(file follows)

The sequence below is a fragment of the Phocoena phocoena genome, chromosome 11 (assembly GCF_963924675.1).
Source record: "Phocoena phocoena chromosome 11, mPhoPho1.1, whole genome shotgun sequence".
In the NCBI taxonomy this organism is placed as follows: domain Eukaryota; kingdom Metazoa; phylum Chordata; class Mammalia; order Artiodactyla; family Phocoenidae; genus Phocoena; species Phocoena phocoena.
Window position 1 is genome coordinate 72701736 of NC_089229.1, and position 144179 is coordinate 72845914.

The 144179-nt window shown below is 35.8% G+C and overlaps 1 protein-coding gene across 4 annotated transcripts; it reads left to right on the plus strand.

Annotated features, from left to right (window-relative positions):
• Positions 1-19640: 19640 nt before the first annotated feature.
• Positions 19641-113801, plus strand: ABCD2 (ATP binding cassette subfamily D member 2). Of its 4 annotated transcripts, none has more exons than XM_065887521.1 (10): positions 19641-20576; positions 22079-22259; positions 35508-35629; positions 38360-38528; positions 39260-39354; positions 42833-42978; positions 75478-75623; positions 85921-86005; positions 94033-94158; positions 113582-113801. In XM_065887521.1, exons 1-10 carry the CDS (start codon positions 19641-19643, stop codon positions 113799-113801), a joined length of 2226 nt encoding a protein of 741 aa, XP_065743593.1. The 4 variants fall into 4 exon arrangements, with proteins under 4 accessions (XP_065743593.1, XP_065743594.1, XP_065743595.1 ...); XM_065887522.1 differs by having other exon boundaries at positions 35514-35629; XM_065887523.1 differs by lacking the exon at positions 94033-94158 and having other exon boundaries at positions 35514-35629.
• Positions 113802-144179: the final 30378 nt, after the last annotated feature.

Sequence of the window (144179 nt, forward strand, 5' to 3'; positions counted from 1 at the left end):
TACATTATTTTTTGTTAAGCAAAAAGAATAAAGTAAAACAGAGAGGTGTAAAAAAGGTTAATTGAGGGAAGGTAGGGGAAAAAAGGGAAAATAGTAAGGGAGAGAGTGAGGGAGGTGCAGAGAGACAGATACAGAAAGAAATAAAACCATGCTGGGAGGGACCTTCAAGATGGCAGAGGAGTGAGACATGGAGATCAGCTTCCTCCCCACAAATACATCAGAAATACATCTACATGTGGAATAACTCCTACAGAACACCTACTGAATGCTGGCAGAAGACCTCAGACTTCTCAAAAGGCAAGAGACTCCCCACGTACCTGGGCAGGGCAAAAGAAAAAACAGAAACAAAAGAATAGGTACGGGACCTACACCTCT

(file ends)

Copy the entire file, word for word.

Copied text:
The sequence below is a fragment of the Phocoena phocoena genome, chromosome 11 (assembly GCF_963924675.1).
Source record: "Phocoena phocoena chromosome 11, mPhoPho1.1, whole genome shotgun sequence".
In the NCBI taxonomy this organism is placed as follows: domain Eukaryota; kingdom Metazoa; phylum Chordata; class Mammalia; order Artiodactyla; family Phocoenidae; genus Phocoena; species Phocoena phocoena.
Window position 1 is genome coordinate 72701736 of NC_089229.1, and position 144179 is coordinate 72845914.

The 144179-nt window shown below is 35.8% G+C and overlaps 1 protein-coding gene across 4 annotated transcripts; it reads left to right on the plus strand.

Annotated features, from left to right (window-relative positions):
• Positions 1-19640: 19640 nt before the first annotated feature.
• Positions 19641-113801, plus strand: ABCD2 (ATP binding cassette subfamily D member 2). Of its 4 annotated transcripts, none has more exons than XM_065887521.1 (10): positions 19641-20576; positions 22079-22259; positions 35508-35629; positions 38360-38528; positions 39260-39354; positions 42833-42978; positions 75478-75623; positions 85921-86005; positions 94033-94158; positions 113582-113801. In XM_065887521.1, exons 1-10 carry the CDS (start codon positions 19641-19643, stop codon positions 113799-113801), a joined length of 2226 nt encoding a protein of 741 aa, XP_065743593.1. The 4 variants fall into 4 exon arrangements, with proteins under 4 accessions (XP_065743593.1, XP_065743594.1, XP_065743595.1 ...); XM_065887522.1 differs by having other exon boundaries at positions 35514-35629; XM_065887523.1 differs by lacking the exon at positions 94033-94158 and having other exon boundaries at positions 35514-35629.
• Positions 113802-144179: the final 30378 nt, after the last annotated feature.

Sequence of the window (144179 nt, forward strand, 5' to 3'; positions counted from 1 at the left end):
TACATTATTTTTTGTTAAGCAAAAAGAATAAAGTAAAACAGAGAGGTGTAAAAAAGGTTAATTGAGGGAAGGTAGGGGAAAAAAGGGAAAATAGTAAGGGAGAGAGTGAGGGAGGTGCAGAGAGACAGATACAGAAAGAAATAAAACCATGCTGGGAGGGACCTTCAAGATGGCAGAGGAGTGAGACATGGAGATCAGCTTCCTCCCCACAAATACATCAGAAATACATCTACATGTGGAATAACTCCTACAGAACACCTACTGAATGCTGGCAGAAGACCTCAGACTTCTCAAAAGGCAAGAGACTCCCCACGTACCTGGGCAGGGCAAAAGAAAAAACAGAAACAAAAGAATAGGTACGGGACCTACACCTCT